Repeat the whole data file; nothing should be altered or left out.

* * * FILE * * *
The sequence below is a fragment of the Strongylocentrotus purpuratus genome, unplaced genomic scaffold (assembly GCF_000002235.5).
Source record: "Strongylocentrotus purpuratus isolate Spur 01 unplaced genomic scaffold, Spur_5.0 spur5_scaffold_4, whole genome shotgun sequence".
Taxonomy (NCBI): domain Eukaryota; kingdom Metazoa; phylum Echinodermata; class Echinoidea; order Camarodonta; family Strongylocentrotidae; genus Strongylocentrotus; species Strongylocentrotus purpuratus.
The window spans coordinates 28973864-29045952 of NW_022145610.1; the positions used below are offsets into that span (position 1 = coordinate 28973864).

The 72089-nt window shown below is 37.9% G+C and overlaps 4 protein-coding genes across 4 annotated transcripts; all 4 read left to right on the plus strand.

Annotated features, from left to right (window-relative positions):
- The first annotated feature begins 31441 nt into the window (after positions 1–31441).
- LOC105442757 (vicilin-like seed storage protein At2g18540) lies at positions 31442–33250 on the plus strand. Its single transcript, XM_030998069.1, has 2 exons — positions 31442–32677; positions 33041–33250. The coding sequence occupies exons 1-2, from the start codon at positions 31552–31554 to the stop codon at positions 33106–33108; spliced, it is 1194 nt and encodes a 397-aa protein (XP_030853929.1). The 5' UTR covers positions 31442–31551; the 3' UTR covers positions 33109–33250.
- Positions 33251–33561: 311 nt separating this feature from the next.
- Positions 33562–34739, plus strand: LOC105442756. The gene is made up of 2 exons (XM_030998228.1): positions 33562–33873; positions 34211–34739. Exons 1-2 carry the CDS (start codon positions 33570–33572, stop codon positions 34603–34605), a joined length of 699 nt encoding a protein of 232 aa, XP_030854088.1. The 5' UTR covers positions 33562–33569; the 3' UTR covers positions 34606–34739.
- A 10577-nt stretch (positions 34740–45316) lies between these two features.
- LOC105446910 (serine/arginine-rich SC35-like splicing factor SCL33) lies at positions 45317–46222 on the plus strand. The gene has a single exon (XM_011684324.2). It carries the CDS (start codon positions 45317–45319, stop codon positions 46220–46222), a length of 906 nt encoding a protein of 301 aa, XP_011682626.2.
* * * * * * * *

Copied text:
The sequence below is a fragment of the Strongylocentrotus purpuratus genome, unplaced genomic scaffold (assembly GCF_000002235.5).
Source record: "Strongylocentrotus purpuratus isolate Spur 01 unplaced genomic scaffold, Spur_5.0 spur5_scaffold_4, whole genome shotgun sequence".
Taxonomy (NCBI): domain Eukaryota; kingdom Metazoa; phylum Echinodermata; class Echinoidea; order Camarodonta; family Strongylocentrotidae; genus Strongylocentrotus; species Strongylocentrotus purpuratus.
The window spans coordinates 28973864-29045952 of NW_022145610.1; the positions used below are offsets into that span (position 1 = coordinate 28973864).

The 72089-nt window shown below is 37.9% G+C and overlaps 4 protein-coding genes across 4 annotated transcripts; all 4 read left to right on the plus strand.

Annotated features, from left to right (window-relative positions):
- The first annotated feature begins 31441 nt into the window (after positions 1–31441).
- LOC105442757 (vicilin-like seed storage protein At2g18540) lies at positions 31442–33250 on the plus strand. Its single transcript, XM_030998069.1, has 2 exons — positions 31442–32677; positions 33041–33250. The coding sequence occupies exons 1-2, from the start codon at positions 31552–31554 to the stop codon at positions 33106–33108; spliced, it is 1194 nt and encodes a 397-aa protein (XP_030853929.1). The 5' UTR covers positions 31442–31551; the 3' UTR covers positions 33109–33250.
- Positions 33251–33561: 311 nt separating this feature from the next.
- Positions 33562–34739, plus strand: LOC105442756. The gene is made up of 2 exons (XM_030998228.1): positions 33562–33873; positions 34211–34739. Exons 1-2 carry the CDS (start codon positions 33570–33572, stop codon positions 34603–34605), a joined length of 699 nt encoding a protein of 232 aa, XP_030854088.1. The 5' UTR covers positions 33562–33569; the 3' UTR covers positions 34606–34739.
- A 10577-nt stretch (positions 34740–45316) lies between these two features.
- LOC105446910 (serine/arginine-rich SC35-like splicing factor SCL33) lies at positions 45317–46222 on the plus strand. The gene has a single exon (XM_011684324.2). It carries the CDS (start codon positions 45317–45319, stop codon positions 46220–46222), a length of 906 nt encoding a protein of 301 aa, XP_011682626.2.